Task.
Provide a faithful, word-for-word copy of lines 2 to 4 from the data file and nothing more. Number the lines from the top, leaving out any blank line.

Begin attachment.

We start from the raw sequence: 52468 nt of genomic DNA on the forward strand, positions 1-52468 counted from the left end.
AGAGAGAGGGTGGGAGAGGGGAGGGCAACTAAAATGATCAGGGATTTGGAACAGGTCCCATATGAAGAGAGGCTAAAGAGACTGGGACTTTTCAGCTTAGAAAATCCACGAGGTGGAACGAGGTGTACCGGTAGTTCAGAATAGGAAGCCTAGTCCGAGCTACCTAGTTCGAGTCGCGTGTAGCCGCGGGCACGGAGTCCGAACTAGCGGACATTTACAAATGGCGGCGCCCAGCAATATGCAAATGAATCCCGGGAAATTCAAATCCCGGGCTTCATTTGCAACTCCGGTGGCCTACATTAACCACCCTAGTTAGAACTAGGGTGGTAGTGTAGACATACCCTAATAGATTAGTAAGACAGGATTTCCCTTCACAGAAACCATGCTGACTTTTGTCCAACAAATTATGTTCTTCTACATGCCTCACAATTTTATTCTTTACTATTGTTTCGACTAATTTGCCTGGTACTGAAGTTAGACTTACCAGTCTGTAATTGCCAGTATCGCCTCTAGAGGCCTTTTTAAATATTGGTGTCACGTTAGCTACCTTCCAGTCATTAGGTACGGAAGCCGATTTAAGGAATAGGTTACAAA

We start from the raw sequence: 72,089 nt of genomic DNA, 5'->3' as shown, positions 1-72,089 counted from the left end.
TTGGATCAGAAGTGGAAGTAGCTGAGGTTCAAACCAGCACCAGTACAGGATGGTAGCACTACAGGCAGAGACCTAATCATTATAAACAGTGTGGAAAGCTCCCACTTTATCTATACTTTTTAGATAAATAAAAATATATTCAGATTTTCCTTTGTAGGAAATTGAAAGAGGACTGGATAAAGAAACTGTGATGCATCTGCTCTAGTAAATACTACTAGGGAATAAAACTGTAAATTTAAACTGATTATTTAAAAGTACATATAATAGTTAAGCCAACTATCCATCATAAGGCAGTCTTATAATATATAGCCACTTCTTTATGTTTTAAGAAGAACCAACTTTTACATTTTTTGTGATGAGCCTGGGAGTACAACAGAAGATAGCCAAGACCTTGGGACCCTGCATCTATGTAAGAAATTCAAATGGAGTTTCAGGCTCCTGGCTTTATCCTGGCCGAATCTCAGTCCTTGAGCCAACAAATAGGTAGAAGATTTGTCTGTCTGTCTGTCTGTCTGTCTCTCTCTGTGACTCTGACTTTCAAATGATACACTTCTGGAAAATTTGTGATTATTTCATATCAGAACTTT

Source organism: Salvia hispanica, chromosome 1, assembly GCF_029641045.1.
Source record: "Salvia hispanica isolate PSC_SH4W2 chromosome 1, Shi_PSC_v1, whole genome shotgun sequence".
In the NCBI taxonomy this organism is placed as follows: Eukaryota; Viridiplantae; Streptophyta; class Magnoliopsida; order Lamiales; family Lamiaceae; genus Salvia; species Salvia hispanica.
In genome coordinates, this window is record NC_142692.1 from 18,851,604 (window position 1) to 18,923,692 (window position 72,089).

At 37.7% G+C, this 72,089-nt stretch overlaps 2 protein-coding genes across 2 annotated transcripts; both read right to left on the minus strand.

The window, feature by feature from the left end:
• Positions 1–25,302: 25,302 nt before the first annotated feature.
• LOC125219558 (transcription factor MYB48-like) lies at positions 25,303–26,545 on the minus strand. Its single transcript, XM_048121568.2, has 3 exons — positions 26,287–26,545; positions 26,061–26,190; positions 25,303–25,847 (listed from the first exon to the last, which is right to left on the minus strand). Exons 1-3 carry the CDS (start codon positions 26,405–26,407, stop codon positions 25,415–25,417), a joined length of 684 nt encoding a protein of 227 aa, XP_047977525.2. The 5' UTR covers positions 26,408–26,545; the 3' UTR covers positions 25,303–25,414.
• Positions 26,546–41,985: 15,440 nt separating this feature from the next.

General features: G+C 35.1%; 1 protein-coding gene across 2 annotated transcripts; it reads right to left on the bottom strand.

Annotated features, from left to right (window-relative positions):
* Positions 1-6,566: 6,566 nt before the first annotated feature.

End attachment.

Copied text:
AGAGAGAGGGTGGGAGAGGGGAGGGCAACTAAAATGATCAGGGATTTGGAACAGGTCCCATATGAAGAGAGGCTAAAGAGACTGGGACTTTTCAGCTTAGAAAATCCACGAGGTGGAACGAGGTGTACCGGTAGTTCAGAATAGGAAGCCTAGTCCGAGCTACCTAGTTCGAGTCGCGTGTAGCCGCGGGCACGGAGTCCGAACTAGCGGACATTTACAAATGGCGGCGCCCAGCAATATGCAAATGAATCCCGGGAAATTCAAATCCCGGGCTTCATTTGCAACTCCGGTGGCCTACATTAACCACCCTAGTTAGAACTAGGGTGGTAGTGTAGACATACCCTAATAGATTAGTAAGACAGGATTTCCCTTCACAGAAACCATGCTGACTTTTGTCCAACAAATTATGTTCTTCTACATGCCTCACAATTTTATTCTTTACTATTGTTTCGACTAATTTGCCTGGTACTGAAGTTAGACTTACCAGTCTGTAATTGCCAGTATCGCCTCTAGAGGCCTTTTTAAATATTGGTGTCACGTTAGCTACCTTCCAGTCATTAGGTACGGAAGCCGATTTAAGGAATAGGTTACAAA

We start from the raw sequence: 72,089 nt of genomic DNA, 5'->3' as shown, positions 1-72,089 counted from the left end.
TTGGATCAGAAGTGGAAGTAGCTGAGGTTCAAACCAGCACCAGTACAGGATGGTAGCACTACAGGCAGAGACCTAATCATTATAAACAGTGTGGAAAGCTCCCACTTTATCTATACTTTTTAGATAAATAAAAATATATTCAGATTTTCCTTTGTAGGAAATTGAAAGAGGACTGGATAAAGAAACTGTGATGCATCTGCTCTAGTAAATACTACTAGGGAATAAAACTGTAAATTTAAACTGATTATTTAAAAGTACATATAATAGTTAAGCCAACTATCCATCATAAGGCAGTCTTATAATATATAGCCACTTCTTTATGTTTTAAGAAGAACCAACTTTTACATTTTTTGTGATGAGCCTGGGAGTACAACAGAAGATAGCCAAGACCTTGGGACCCTGCATCTATGTAAGAAATTCAAATGGAGTTTCAGGCTCCTGGCTTTATCCTGGCCGAATCTCAGTCCTTGAGCCAACAAATAGGTAGAAGATTTGTCTGTCTGTCTGTCTGTCTGTCTCTCTCTGTGACTCTGACTTTCAAATGATACACTTCTGGAAAATTTGTGATTATTTCATATCAGAACTTT